Professional atheletes must, by necessity, learn reputation management skills. It's often said that an actor is only as successful as their last movie, but for athletes, they're only as popular as how well they did on their last game. A cold streak can put millions in endorsements at stake, and it's easy for online controversy to exacerbate the problem. An athlete's reputation, and finances, is tied so closely to both their career choices and behavior off the field that reputation management is a necessity.
Nowhere is this more important than on the Internet; in fact, sometimes an athlete's online reputation can smooth over troubles on the field. Here's what athletes need to know about how to keep their fans happy, especially online.
First of all, any athlete should be aware that there's no pleasing some people. Some fans are simply just not going to like you, no matter what you do; this is especially true of athletes replacing a beloved member of the team, or dealing with a personal controversy. It's better not to confront angry fans over social media, or in person, for that matter. Consider it all part of the game.
Secondly, it's important to have an official social media presence, but it's best to have that presence carefully monitored, and to limit what's said, as a part of reputation management. Sports cut across such a wide range of political beliefs and personal opinions that it can be all but impossible for an athlete to offer even the most innocuous opinion without offending someone, and possibly spinning out into a controversy that can ding even a beloved athlete's reputation. The best policy to have is the golden rule: If you don't have anything nice to say, it's better not to say anything at all.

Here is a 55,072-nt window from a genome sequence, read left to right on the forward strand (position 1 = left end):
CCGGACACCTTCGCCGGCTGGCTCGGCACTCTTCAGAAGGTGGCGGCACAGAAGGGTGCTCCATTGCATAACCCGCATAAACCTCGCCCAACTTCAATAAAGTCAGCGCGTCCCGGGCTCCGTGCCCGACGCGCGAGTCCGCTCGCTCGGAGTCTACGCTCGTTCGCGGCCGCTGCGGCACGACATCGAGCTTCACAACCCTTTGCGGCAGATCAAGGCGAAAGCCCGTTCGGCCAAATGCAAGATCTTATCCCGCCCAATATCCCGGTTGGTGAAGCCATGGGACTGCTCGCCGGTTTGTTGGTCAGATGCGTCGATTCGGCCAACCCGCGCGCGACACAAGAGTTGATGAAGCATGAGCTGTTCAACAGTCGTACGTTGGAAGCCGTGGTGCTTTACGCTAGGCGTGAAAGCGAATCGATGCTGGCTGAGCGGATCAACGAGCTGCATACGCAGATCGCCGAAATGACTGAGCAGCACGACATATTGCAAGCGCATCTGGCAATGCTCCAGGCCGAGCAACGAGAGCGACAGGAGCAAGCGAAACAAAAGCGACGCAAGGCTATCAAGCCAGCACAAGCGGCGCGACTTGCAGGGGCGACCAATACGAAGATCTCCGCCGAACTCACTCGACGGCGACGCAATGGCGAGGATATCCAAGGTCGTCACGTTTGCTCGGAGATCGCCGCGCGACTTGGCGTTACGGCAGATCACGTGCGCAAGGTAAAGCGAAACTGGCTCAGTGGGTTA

Next, look into, and take seriously, opportunities to reach out to both fans and their families and friends. The difference between a great player known by fans of the team and a great player who is a well-known brand is that the latter takes the opportunities given to put themselves out there in front of people who may never watch a game. Not everybody is a fan of the Chicago Bulls, for example, but everybody knows the name Michael Jordan. That's because Jordan took the time to put himself out there, to the point where his celebrity has eclipsed his basketball career.
Finally, be careful who you trust with your contact information. Athletes are as prone to being hacked as other celebrities, especially if they're suddenly in the spotlight. If people want to know about you, they're willing to play dirty to know about you, so be careful who has your personal phone and email address. Often maintaining your privacy is key to protecting your online reputation.
If you're an athlete looking for help with reputation management, consider ReputationDefender. We understand the unique challenges that come with maintaining a personal brand, and can help athletes handle reputation problems as they appear online or even stop them before they become problems. Keep your head in the game with help from ReputationDefender